In this feature, we review the Trettitre TreSound 1 which is a uniquely designed 3-way active speaker with Bluetooth 24BIT/96kHz support. It is priced at $699.
Disclaimer: This is a sample in exchange for our honest opinion. Headfonics is an independent website that does not have any affiliate links or status. We thank Linsoul and Trettitre for their support.
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Note, that this article follows our latest scoring guidelines which you can read up on here.
Trettitre TreSound 1
The Trettitre TreSound 1 is a solid speaker with excellent build quality at $699. The bass is among the best I’ve heard for the type of speaker design this product uses, and it can compete in fidelity with speakers double the price.
The Trettitre TreSound 1 Bluetooth Speaker is a very unique-looking active 3-way single speaker with Bluetooth support and is currently listed at $699 MSRP.
If you are interested in upscale modern art fused with good sound quality, then I would recommend you demo the TreSound 1 speaker to see if it warrants a spot next to your other sculptures in your lavish living space.
It looks nothing like active speakers such as the Airpulse A300, classic-looking BT-capable speakers we have previously reviewed and praised before.
As I have said many times recently, Bluetooth technology has dramatically scaled up. We are moving forward into avenues yet unexplored, ultimately tapping into what is possible and leaving behind the last ice age of shoulder-shrug quality sound.
This TreSound 1 model offers up to Qualcomm CSR aptX Bluetooth 5.1 support, which can transmit 24bit/96kHz audio as well as wired audio via an auxiliary input.
For me, just some upgraded Bluetooth quality would be enough, but Trettitre has gone the extra mile and provided some additional features as a bonus.
Class-D Amp and Inputs
The TreSound 1 comes with its own internal Class-D power amp inside the unit. No need to plug into any speaker amplifiers, this speaker doesn’t have any other ports except a 3.5mm input and a standard DC 24V 2.7A, but more on this in a second in the I/O section.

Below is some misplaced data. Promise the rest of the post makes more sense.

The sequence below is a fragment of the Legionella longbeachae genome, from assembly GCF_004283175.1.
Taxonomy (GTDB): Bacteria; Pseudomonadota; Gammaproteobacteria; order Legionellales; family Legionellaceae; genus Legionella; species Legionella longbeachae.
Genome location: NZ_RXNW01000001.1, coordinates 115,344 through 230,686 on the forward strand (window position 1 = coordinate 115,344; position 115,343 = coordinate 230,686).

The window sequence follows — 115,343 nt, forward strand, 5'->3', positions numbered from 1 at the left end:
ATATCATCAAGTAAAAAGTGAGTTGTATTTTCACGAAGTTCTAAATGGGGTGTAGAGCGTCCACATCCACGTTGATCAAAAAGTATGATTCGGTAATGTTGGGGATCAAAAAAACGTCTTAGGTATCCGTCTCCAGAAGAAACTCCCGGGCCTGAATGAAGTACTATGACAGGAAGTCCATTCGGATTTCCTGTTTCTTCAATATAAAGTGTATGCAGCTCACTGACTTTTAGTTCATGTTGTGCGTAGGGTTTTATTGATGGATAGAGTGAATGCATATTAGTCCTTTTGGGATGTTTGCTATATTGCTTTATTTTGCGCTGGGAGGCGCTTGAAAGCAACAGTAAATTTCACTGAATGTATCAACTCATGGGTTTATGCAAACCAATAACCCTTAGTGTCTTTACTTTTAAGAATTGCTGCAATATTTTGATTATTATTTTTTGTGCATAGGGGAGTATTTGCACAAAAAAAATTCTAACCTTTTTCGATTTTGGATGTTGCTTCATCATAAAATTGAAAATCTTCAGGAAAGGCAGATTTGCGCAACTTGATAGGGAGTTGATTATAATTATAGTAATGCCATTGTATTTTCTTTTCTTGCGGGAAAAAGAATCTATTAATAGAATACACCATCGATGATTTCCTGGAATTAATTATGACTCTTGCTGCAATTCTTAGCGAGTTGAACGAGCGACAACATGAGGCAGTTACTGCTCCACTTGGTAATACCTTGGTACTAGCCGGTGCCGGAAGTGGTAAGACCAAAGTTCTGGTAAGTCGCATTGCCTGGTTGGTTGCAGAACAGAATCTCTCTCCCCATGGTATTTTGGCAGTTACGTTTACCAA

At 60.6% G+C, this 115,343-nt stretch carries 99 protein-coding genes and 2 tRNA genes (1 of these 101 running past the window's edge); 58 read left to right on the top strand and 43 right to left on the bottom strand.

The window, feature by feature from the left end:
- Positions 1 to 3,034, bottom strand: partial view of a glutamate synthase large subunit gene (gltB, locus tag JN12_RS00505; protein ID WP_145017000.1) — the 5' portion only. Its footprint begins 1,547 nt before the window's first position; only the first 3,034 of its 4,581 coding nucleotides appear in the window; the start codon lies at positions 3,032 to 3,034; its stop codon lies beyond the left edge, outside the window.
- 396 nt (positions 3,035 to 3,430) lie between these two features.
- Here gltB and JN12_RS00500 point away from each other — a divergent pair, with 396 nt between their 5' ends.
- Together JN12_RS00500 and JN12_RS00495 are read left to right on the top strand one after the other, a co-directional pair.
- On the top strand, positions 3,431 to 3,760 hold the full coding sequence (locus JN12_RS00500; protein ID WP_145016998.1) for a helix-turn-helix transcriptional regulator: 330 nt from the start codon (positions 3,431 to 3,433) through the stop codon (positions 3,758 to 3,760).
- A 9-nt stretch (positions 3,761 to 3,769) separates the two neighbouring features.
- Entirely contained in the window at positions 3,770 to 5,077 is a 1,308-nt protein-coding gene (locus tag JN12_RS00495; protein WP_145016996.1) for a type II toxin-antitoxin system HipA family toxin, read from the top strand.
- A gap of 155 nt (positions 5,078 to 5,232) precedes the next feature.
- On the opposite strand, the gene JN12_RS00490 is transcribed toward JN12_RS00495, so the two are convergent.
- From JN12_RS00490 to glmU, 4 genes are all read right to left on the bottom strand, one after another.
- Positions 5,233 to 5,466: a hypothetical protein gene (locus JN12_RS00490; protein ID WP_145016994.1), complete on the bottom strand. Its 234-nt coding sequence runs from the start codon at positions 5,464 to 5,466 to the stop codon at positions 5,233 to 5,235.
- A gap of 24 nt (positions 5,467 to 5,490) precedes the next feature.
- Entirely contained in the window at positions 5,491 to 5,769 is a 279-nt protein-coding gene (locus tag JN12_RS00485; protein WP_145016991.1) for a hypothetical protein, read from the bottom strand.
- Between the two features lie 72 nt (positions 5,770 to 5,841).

The internal amp is rated at 2x15W + 1x30W, which essentially means the internally powered amplifier is rock solid and pushes a fair amount of wattage to properly feed the drivers inside.
And I can see why they’ve gone with that much power for such a small single-unit speaker that pushes a 360-degree sound field: the bass and creaminess of the treble, of course. And yes this speaker really does exude some seriously high-fidelity low-end, and then some.
The TreSound 1 also has BT 5.1 wireless capability with up to APT-X decoding capability.
It claims it handles and streams audiophile-grade file quality, up to 24bit/96kHz audio though regular aptX is normally limited to 48kHz/16-bit so I am wondering if this is an Adaptive version that can shoot up to that level.
Especially with the additional claim of minimal latency which is another aptX Adaptive feature.
Ok, so you went into this review thinking it was inspired by a rocket, or a missile, right? Be honest, you know you did. But the design is instead based on mountain peaks, specifically, with the notion of being as minimalist as possible.
The company says also that the internal components may be peak-shaped as well, which seems to lead to fewer reflections in the interior chamber area. Makes sense, peak design probably needs peak design internally to match.
The design itself is highly unique and extremely eye-catching. Everyone, and I damned mean everyone who visited me after I received this and set it up in my living room, walked over to it and said “…what on earth is that.”.
Some thought it was just a model art piece, or something non-audio related. Others saw the 3.5mm connection dangling and knew it was a speaker. But everyone was impressed with it and said it forces my entire living space to look ultra-plush posh, that it exudes an incredibly expensive design appeal.
And I agree. It looks like a sculpture that is very expensive and makes most spaces feel like the room is much more modern than reality portrays it. Color me happy, because it makes me want to make sure my living space is worthy of placing other nice-looking things next to the TreSound 1.